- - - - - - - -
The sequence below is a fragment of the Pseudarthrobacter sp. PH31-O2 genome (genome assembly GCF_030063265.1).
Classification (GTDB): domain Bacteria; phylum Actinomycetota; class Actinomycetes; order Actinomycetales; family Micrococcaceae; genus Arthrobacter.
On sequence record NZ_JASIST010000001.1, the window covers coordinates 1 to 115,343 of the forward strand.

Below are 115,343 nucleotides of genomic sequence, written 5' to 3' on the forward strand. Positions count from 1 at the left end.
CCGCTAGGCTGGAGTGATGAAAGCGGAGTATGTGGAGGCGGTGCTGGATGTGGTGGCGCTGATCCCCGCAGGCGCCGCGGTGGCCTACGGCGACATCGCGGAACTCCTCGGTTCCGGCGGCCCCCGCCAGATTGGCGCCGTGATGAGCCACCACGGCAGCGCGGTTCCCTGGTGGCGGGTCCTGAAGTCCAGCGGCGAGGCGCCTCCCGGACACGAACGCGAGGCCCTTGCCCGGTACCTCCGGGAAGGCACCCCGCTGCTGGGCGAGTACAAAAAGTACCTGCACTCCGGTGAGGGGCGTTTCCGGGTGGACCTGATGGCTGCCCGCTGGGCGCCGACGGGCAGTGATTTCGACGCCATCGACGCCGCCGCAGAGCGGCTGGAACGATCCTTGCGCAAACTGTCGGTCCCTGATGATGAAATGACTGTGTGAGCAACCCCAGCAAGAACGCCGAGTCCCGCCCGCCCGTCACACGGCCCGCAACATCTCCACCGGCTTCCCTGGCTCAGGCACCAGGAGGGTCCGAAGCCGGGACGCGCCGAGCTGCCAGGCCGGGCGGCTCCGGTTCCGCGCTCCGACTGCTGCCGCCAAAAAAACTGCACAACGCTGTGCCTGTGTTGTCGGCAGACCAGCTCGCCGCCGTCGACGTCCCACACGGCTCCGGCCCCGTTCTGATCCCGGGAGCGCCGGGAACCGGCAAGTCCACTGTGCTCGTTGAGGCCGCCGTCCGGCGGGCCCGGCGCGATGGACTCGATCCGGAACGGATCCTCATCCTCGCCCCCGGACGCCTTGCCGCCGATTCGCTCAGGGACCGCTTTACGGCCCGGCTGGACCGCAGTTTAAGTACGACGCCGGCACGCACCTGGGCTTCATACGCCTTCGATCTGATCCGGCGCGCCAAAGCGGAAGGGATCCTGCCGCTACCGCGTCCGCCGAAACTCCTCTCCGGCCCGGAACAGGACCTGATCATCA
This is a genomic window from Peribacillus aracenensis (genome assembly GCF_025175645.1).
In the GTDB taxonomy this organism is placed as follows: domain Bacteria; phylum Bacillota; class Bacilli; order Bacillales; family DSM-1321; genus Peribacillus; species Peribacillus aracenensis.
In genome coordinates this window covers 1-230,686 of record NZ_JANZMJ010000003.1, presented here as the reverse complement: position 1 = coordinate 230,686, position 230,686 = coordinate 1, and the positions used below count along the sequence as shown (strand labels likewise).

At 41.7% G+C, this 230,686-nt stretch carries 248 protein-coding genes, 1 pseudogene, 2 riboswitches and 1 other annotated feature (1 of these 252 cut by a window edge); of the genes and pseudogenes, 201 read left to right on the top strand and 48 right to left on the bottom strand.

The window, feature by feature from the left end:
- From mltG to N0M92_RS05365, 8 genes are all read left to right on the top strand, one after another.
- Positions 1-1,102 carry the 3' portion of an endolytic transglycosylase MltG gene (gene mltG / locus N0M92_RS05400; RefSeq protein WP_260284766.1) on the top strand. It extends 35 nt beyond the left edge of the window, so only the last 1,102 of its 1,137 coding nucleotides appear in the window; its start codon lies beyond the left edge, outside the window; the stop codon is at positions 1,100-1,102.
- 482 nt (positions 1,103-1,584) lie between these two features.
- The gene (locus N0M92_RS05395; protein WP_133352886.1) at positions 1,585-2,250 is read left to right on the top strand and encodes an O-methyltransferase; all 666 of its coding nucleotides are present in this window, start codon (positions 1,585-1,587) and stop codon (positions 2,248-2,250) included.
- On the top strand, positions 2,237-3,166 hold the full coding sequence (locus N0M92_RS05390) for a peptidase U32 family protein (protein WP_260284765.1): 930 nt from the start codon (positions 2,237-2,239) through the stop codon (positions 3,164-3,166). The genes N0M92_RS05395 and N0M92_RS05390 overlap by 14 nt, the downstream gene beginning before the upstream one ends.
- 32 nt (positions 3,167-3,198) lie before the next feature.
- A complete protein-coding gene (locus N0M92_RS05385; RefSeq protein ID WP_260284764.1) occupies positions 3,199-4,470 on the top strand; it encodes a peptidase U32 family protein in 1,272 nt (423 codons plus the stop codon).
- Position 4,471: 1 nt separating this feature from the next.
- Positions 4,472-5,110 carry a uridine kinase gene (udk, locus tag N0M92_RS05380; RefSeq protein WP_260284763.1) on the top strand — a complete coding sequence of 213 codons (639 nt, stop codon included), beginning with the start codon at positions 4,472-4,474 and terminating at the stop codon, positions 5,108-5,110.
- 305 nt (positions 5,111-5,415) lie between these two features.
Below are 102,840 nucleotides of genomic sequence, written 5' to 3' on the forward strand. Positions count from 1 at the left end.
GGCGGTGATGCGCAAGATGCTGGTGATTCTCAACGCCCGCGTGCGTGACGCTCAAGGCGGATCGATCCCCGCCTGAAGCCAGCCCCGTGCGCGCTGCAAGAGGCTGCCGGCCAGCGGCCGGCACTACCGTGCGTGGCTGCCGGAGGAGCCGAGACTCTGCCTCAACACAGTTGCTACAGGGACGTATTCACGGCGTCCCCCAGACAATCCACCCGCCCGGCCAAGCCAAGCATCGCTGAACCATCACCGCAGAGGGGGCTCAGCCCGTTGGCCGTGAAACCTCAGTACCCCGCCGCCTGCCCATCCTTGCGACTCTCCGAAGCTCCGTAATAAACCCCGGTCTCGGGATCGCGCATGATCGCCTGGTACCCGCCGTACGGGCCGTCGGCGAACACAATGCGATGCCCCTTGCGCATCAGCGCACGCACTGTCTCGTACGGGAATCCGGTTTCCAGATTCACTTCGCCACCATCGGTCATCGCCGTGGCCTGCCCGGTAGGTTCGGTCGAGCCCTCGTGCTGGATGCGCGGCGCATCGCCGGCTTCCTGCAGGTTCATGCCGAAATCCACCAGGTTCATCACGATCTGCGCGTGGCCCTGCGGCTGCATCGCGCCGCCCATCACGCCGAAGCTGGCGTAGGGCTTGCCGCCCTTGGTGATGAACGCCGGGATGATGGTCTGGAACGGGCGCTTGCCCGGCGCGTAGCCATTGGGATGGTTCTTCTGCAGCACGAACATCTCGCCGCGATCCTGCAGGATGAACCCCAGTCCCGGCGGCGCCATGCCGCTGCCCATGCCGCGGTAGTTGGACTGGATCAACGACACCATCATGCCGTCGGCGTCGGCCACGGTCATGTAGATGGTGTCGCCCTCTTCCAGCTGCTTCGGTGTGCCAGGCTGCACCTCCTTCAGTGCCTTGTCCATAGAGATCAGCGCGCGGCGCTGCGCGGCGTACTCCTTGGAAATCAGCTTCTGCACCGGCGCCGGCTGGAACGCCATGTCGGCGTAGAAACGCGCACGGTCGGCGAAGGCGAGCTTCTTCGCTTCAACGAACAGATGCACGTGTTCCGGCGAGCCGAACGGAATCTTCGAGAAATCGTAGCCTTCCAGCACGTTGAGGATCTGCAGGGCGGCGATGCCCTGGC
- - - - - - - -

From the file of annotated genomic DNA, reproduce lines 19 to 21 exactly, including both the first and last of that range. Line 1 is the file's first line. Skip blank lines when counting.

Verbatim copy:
- Positions 4,472-5,110 carry a uridine kinase gene (udk, locus tag N0M92_RS05380; RefSeq protein WP_260284763.1) on the top strand — a complete coding sequence of 213 codons (639 nt, stop codon included), beginning with the start codon at positions 4,472-4,474 and terminating at the stop codon, positions 5,108-5,110.
- 305 nt (positions 5,111-5,415) lie between these two features.
Below are 102,840 nucleotides of genomic sequence, written 5' to 3' on the forward strand. Positions count from 1 at the left end.